Impact Funding Solutions Ltd v Barrington Support Services Ltd (formerly Lawyers at Work Ltd)
Citations:  UKSC 57;  AC 73;  3 WLR 1422;  4 All ER 169;  2 All ER (Comm) 863;  Bus LR 1158.
A firm of solicitors made a written contract with the claimant, a loan company. The contract tasked the firm with looking at potential claims by third-party clients. It would then decide which claims to proceed with. If the firm approved a claim, the client would obtain a loan from the claimant to meet the costs of the court action. The firm was liable under the contract to provide a ‘professional service’. It also undertook personal liability to pay back any loans in specific circumstances. One of these circumstances was if the firm was in breach of contract.
The claimant sued the firm for breach of contract after several claims were abandoned and the loans went unpaid. At first instance, the judge found that the firm had failed to properly assess the merits of the claims. The judge also found that the firm had used the loans improperly in a manner which breached the contract. This triggered the firm’s obligation to pay back the loans.
However, by this stage, the firm was in liquidation. Any claim had to proceed against their professional indemnity insurers. The firm’s policy excluded indemnity for ‘debts and trading liabilities’ which arose from ‘any breach by any insured of the terms of any contract or arrangement for the supply to, or use by, any insured of goods or services in the course of the insured firm’s practice’. The insurers argued that the present facts fell within the scope of this exclusion clause. Accordingly, they were not bound to pay the firm’s liabilities to the claimant.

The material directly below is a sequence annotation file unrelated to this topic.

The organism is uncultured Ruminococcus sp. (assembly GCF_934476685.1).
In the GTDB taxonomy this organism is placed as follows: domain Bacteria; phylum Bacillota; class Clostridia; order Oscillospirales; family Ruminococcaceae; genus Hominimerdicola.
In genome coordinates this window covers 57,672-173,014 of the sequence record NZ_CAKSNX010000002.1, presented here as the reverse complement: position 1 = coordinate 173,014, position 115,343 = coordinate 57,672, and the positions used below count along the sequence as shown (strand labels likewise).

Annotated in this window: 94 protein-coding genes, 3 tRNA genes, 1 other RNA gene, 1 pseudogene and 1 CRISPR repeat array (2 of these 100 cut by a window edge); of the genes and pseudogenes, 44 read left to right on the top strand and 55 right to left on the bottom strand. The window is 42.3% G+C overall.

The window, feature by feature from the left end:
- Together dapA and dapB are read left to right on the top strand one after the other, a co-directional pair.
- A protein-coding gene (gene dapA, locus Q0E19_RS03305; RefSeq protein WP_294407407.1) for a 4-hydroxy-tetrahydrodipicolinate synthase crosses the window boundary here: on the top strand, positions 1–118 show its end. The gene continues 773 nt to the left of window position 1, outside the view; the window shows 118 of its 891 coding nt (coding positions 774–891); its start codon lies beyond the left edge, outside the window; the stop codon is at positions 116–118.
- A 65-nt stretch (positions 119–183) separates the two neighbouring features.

- Did the firm’s liability to the claimant fall within the scope of the exclusion clause in their insurance policy?
The Supreme Court held that the insurers could rely on the exclusion clause. The purpose of the insurance scheme was to protect clients using solicitors from losing out if the solicitor breaches their duties. Accordingly, the policy was intended only to apply to professional conduct connected with legal services to their clients. It did not intend to cover liability arising from secondary contracts with non-clients for the supply of services or goods used by solicitors in the course of providing services to clients.
Properly interpreted, the exclusion clause was intended to exclude this latter category of liability from the scope of the policy. This is what the clause’s express language indicated. There was no basis by which the court could imply extra words into the clause to restrict its effect.
The present facts fell into the latter category. The contract was a commercial bargain the solicitors made on their own behalf for their own benefit, not as agents of a client. The exclusion clause therefore applied. The claim against the insurers failed.
This Case is Authority For…
In the past, exclusion clauses were interpreted narrowly and contra proferentem – against the party seeking to rely on them. Lord Toulson (with whom Lords Mance, Sumption and Hodge agreed) in this case confirmed that this is not the modern approach. Exclusion clauses should be interpreted in light of the whole contract and the parties’ purpose. The court should not necessarily have any view to construing them narrowly.
Terms should only be implied into a contract in fact if, after the express terms have been construed, it is necessary to give business efficacy to the contract or is so obviously intended that it went without saying.
Lord Carnwath JSC dissented. He noted that the contract’s essential purpose was to provide loans to the firm’s clients. This was not ‘a service comparable in any way to the supply of goods or services for use in the practice’, and so not within the scope of the exclusion clause.